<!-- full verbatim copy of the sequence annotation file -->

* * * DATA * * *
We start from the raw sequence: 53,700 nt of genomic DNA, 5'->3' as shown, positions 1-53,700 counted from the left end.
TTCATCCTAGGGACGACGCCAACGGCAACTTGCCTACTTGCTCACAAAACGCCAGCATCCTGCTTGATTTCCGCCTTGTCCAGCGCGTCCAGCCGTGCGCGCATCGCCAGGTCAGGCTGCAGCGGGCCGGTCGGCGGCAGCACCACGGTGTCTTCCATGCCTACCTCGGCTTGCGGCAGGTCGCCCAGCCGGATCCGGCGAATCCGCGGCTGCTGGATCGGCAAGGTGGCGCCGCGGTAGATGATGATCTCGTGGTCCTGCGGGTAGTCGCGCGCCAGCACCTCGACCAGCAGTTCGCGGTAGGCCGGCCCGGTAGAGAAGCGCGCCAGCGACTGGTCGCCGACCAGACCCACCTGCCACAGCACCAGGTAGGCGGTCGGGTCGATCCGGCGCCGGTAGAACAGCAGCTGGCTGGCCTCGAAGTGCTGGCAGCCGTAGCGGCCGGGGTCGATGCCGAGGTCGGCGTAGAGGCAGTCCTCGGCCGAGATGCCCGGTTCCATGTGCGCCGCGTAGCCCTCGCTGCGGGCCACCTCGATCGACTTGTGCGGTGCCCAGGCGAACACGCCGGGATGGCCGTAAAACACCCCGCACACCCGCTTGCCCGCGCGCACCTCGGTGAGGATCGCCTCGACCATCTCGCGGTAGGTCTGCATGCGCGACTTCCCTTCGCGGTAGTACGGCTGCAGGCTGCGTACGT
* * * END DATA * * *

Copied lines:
We start from the raw sequence: 53,700 nt of genomic DNA, 5'->3' as shown, positions 1-53,700 counted from the left end.
TTCATCCTAGGGACGACGCCAACGGCAACTTGCCTACTTGCTCACAAAACGCCAGCATCCTGCTTGATTTCCGCCTTGTCCAGCGCGTCCAGCCGTGCGCGCATCGCCAGGTCAGGCTGCAGCGGGCCGGTCGGCGGCAGCACCACGGTGTCTTCCATGCCTACCTCGGCTTGCGGCAGGTCGCCCAGCCGGATCCGGCGAATCCGCGGCTGCTGGATCGGCAAGGTGGCGCCGCGGTAGATGATGATCTCGTGGTCCTGCGGGTAGTCGCGCGCCAGCACCTCGACCAGCAGTTCGCGGTAGGCCGGCCCGGTAGAGAAGCGCGCCAGCGACTGGTCGCCGACCAGACCCACCTGCCACAGCACCAGGTAGGCGGTCGGGTCGATCCGGCGCCGGTAGAACAGCAGCTGGCTGGCCTCGAAGTGCTGGCAGCCGTAGCGGCCGGGGTCGATGCCGAGGTCGGCGTAGAGGCAGTCCTCGGCCGAGATGCCCGGTTCCATGTGCGCCGCGTAGCCCTCGCTGCGGGCCACCTCGATCGACTTGTGCGGTGCCCAGGCGAACACGCCGGGATGGCCGTAAAACACCCCGCACACCCGCTTGCCCGCGCGCACCTCGGTGAGGATCGCCTCGACCATCTCGCGGTAGGTCTGCATGCGCGACTTCCCTTCGCGGTAGTACGGCTGCAGGCTGCGTACGT